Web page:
Recent Cultural Shifts Inspired the Songs on Singer-Songwriter Ray LaMontagne's Latest Album


  • Reid Long
Singer-songwriter Ray LaMontagne spent his childhood moving from place to place. At the time, he found it disruptive. Looking back on it, he thinks otherwise.

“I grew up all over the country — Nebraska and Tennessee and Utah,” he says via phone. He performs with opener Neko Case at 7:30 p.m. on Saturday, June 30, at Jacobs Pavilion at Nautica. The show supports his new album, Part of the Light. “[When I moved to] Maine, that was just another stop along the way. I think I’m a child of America more than I’m a child of any one particular place. When you’re growing up, it’s kind of tough [to move around so much], but looking back on it, I’m so glad we moved around as much as we did.”

LaMontagne got his start nearly 20 years ago when he recorded 10 songs for a demo album that he sent to out to music venues in the attempts to get gigs as an opening act. He succeeded and opened for John Gorka and Jonathan Edwards. That gig led to others, and LaMontagne would ink a record deal and issue his major label debut, Trouble, in 2004. Ethan Johns (Kings of Leon, Paul McCartney, Ryan Adams) produced the disc.

“It’s hard to cast my mind back that far,” says LaMontagne when asked about the trials and tribulations of recording his debut album. “It was a new experience for me. I was a carpenter at the time. My wife and I were living off the grid on a small cottage I built. We had two young boys who are now grown men. Our relationship started when we were young. We’ve been together for 29 years now and have known each other since we were 8. What I remember most is that I had to leave Sarah off the grid with two young boys to take care to go to L.A. to get a record made. It was a difficult time for all of us.”

Things would get better in the wake of the album’s release. Several of the album’s songs would appear in popular TV programs and the tracks “Shelter” and “How Come” would find their way into major motion pictures.

After making his impressive debut, LaMontagne would tour and record steadily. Part of the Light represents his first attempt at producing a record himself. He says that taking control didn’t present any major complications even if LaMontagne has always worked with a producer of some stature in the past.

“It’s not a whole lot different than having a producer in the room or collaborating with someone else,” he says when asked what it was like to produce Part of the Light. “[My Morning Jacket’s] Jim [James] and I produced [2016’s] Ouroboros together, and it’s really the same thing. As a producer, the most important role I had was to make sure I had the people I wanted in the room. Working with Jim, we collaborated on those choices. Working with [the Black Keys/the Arcs] Dan [Auerbach], he made those choices. That’s what it comes down to. Once you’re in the room, it’s the same process. You communicate what you want and ask your friends to help you get what you want. Hopefully, you have some happy accidents along the way and it turns out better than you think it will.”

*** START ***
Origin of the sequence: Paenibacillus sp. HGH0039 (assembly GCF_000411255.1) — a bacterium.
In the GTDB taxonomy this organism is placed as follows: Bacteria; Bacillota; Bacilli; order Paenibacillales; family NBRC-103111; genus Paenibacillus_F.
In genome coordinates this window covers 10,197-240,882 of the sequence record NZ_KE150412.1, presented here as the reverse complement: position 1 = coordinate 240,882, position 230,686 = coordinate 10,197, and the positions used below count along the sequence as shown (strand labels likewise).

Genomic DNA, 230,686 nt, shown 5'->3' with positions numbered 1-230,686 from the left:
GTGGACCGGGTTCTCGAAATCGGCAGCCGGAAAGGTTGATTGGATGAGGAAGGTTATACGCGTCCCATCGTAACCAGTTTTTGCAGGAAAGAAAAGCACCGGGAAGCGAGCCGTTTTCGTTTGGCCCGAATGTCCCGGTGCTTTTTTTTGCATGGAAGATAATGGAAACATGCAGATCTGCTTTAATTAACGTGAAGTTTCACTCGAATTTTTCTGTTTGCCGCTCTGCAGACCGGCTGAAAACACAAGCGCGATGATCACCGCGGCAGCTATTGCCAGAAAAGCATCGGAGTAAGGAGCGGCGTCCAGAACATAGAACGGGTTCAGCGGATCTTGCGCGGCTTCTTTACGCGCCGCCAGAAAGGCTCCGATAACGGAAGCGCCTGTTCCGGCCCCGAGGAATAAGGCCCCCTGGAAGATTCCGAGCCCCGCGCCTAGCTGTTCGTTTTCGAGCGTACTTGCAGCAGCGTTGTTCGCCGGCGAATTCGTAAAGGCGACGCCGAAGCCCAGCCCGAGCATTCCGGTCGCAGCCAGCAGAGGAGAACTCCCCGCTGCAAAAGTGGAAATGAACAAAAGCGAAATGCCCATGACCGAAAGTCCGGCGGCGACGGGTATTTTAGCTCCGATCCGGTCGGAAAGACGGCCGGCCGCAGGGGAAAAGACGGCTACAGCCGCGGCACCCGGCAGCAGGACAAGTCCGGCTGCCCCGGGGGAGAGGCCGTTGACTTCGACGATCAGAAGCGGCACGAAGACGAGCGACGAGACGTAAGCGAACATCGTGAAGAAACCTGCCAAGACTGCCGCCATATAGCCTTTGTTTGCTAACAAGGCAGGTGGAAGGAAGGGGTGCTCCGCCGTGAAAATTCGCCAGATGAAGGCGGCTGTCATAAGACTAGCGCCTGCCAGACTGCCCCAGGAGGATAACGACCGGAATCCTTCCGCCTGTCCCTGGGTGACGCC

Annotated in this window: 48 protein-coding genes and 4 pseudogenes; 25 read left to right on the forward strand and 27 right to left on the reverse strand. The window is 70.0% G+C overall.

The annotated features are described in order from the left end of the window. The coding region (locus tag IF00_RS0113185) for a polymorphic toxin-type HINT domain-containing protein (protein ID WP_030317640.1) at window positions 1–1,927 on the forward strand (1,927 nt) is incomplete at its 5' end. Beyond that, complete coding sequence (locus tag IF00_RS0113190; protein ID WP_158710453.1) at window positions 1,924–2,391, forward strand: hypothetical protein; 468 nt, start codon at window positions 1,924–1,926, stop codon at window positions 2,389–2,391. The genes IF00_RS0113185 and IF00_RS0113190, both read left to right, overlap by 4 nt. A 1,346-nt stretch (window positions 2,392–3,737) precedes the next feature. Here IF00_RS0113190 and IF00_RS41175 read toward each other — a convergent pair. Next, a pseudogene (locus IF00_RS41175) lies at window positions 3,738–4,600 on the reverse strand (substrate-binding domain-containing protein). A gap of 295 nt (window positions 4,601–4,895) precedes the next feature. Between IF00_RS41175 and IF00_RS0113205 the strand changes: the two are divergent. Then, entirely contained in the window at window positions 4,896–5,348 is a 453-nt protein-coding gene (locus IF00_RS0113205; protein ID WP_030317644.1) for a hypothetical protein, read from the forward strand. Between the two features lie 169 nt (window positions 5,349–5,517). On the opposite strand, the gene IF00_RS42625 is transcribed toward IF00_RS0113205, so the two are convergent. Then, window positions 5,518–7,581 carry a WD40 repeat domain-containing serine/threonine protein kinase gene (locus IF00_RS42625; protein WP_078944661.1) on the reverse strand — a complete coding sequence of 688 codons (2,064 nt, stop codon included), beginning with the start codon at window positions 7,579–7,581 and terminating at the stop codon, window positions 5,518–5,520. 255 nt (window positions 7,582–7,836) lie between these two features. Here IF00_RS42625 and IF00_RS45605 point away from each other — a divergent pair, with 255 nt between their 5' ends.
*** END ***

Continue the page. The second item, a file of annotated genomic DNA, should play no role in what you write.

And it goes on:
Rather abstractly, he says he sought to pay particular attention to the album’s “color.” By that, we think he means the sonic textures and tone.

“For this record, it came down to mic choices,” he says. “And there was a lot of discussion about the synth choices and what other kinds of colors we wanted. I also really wanted to get a very distinct drum sound. That can sound silly, but it’s an important thing. There were specific references I was making at the time about where the drums would sit and where my vocals would sit. These are things we talked about in the studio.”

The tender album opener, “To the Sea,” sounds like a traditional folk ballad as LaMontagne sings in a hushed voice about the “shells that we found in the sand” and "clouds in the blue." The title track features acoustic guitars and harmony vocals. Trippy synthesizers kick in mid-song.

“It just felt like ["To the Sea"] summed up where my head has been at,” says LaMontagne. “All the other songs revolved around that.

“Paper Man” has more heft to it thanks to its distorted guitars, and the same goes for “As Black as Blood is Blue.”

“It’s a lot heavier than the other songs,” LaMontagne says when asked about “As Black as Blood is Blue.” “Sometimes, you just need to turn it up.”

“No Answer Arrives” features a great guitar riff and some old school organ; it has the kind of grit that Auerbach brought out of LaMontagne on 2014's Supernova. LaMontagne, who opens up for the first time during our short phone call, says it speaks to our troubled times.

“I think it ties into the theme of all the songs,” says LaMontagne when asked about the tune. “It’s a feeling that our culture has taken a turn, and it feels like there’s a cultural illness. The pendulum has swung so far in one direction. Everything feels strained. There’s ugliness thrown in your face every day, and you just get saturated with it. I just hope that it’s going to swing back the other way soon.”

We couldn't agree more.

Ray LaMontagne, Neko Case, 7:30 p.m. Saturday, June 30, Jacobs Pavilion at Nautica, 2014 Sycamore St., 216-622-6557. Tickets: $39.50-$49.50,

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